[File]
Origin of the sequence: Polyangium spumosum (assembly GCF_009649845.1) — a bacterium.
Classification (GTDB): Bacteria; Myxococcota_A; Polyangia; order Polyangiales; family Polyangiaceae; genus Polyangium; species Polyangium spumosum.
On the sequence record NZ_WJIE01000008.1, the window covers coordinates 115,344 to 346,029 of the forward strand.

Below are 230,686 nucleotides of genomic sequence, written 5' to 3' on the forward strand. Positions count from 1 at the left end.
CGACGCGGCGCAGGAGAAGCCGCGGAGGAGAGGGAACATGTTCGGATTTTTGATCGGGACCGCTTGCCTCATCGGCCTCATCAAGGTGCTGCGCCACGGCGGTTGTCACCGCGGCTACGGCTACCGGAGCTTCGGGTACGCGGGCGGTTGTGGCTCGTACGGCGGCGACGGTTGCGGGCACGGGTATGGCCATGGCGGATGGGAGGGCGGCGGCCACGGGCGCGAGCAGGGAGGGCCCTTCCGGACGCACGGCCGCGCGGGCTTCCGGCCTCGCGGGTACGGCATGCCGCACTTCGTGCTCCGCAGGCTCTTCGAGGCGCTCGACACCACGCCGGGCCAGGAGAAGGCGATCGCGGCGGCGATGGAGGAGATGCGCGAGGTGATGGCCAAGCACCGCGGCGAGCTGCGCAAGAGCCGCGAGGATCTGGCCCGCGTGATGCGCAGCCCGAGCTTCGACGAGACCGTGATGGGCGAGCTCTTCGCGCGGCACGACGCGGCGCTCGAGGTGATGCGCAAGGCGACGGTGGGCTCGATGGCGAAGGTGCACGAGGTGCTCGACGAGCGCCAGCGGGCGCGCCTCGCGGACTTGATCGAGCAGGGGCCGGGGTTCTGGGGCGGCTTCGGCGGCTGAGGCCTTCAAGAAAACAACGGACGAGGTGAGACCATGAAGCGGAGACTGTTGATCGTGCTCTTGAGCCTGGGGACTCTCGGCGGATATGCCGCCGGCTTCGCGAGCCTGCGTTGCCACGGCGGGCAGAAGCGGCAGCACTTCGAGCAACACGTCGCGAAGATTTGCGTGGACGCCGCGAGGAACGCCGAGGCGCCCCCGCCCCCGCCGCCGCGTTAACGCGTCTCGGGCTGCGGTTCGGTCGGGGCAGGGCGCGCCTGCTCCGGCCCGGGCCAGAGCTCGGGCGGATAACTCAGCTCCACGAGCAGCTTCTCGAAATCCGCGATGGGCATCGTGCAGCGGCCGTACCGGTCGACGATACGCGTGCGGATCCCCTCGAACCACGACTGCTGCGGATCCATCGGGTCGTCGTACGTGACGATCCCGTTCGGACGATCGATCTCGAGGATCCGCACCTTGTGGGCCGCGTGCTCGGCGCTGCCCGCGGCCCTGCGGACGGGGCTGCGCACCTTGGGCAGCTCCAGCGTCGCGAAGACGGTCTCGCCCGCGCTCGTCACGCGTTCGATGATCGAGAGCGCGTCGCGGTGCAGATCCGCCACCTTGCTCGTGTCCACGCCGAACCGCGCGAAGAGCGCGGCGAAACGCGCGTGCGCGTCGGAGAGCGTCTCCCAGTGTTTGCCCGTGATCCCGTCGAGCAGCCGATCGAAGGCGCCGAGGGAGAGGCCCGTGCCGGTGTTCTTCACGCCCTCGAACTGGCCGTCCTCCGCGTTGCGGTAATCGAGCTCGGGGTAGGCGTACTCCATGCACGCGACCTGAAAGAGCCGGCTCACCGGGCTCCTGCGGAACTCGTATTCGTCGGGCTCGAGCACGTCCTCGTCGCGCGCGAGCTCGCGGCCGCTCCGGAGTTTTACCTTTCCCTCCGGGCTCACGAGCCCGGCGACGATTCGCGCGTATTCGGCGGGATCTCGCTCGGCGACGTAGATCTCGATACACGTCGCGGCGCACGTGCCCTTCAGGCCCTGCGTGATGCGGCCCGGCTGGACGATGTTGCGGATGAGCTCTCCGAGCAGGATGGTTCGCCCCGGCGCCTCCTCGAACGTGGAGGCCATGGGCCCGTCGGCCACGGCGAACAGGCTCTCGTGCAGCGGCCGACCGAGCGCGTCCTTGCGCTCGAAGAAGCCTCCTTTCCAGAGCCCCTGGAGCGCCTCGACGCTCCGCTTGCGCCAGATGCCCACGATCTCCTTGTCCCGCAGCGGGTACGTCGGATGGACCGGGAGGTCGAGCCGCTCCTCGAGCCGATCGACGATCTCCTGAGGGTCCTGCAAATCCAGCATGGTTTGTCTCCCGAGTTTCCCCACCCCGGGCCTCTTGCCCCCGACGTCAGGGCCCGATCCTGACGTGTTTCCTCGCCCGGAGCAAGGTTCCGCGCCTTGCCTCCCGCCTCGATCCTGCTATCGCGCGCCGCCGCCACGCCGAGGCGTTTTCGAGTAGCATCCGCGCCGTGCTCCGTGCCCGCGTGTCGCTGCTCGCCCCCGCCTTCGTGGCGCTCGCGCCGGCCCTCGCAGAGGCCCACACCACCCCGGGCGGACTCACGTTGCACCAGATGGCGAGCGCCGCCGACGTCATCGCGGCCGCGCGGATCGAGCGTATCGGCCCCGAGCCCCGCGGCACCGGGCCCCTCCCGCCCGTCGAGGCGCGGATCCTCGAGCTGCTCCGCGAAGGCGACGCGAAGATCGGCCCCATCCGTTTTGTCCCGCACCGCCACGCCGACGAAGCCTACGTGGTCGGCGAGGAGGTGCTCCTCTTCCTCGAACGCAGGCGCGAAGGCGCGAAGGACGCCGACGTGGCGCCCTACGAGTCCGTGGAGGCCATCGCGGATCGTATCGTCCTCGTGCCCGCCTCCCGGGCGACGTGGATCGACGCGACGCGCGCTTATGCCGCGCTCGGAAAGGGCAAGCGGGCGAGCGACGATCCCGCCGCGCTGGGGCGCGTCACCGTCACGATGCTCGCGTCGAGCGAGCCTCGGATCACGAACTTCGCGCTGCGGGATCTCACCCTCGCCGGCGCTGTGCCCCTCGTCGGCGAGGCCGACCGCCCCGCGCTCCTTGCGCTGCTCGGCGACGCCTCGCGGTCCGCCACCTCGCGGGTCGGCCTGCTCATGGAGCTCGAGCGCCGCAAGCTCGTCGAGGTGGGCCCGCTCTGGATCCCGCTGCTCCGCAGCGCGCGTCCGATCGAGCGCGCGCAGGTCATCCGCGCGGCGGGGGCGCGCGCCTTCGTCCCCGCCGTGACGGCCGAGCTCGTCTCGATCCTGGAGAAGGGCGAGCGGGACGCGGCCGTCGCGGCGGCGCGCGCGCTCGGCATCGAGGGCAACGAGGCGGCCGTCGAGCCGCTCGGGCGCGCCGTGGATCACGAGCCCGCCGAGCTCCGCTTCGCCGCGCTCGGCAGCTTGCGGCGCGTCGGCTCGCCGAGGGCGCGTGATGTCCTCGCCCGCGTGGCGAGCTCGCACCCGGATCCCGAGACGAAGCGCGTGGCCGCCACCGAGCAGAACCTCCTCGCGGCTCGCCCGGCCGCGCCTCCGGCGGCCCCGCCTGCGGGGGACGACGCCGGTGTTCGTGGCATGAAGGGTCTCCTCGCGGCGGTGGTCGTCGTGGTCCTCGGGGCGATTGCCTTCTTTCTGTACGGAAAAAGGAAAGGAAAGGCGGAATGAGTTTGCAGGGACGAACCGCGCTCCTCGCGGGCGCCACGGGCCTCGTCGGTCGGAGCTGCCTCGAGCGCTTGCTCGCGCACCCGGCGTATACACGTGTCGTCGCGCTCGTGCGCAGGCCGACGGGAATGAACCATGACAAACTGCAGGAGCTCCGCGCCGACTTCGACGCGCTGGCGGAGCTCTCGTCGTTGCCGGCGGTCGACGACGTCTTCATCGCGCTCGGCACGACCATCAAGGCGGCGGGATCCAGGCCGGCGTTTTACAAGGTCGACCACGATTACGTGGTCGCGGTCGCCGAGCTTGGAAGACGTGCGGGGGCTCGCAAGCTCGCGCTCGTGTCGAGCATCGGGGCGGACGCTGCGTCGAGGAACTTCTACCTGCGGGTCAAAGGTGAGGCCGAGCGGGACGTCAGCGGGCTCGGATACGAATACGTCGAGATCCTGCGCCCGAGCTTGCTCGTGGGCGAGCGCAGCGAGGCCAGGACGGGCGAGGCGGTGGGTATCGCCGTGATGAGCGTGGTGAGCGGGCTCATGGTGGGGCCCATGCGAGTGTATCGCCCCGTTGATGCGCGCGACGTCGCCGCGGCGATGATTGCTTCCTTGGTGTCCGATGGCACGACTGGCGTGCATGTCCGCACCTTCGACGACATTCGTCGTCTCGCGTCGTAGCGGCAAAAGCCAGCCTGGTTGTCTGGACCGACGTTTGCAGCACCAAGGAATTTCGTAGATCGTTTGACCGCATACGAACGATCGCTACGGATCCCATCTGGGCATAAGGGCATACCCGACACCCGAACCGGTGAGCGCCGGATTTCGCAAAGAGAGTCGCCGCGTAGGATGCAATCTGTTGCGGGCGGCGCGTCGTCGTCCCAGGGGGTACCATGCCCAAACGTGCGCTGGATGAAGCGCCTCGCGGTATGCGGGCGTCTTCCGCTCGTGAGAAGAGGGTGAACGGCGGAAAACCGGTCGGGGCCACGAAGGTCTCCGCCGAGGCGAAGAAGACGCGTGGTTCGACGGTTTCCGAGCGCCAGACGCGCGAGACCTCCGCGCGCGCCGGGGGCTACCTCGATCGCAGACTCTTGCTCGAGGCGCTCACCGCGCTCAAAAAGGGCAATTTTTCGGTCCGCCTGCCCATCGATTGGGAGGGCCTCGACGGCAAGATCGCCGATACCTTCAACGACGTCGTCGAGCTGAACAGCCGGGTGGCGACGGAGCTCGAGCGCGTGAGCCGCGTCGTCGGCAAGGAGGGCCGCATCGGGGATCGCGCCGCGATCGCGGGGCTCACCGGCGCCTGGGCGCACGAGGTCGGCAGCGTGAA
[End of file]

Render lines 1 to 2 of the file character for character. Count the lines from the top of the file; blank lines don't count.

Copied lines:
Origin of the sequence: Polyangium spumosum (assembly GCF_009649845.1) — a bacterium.
Classification (GTDB): Bacteria; Myxococcota_A; Polyangia; order Polyangiales; family Polyangiaceae; genus Polyangium; species Polyangium spumosum.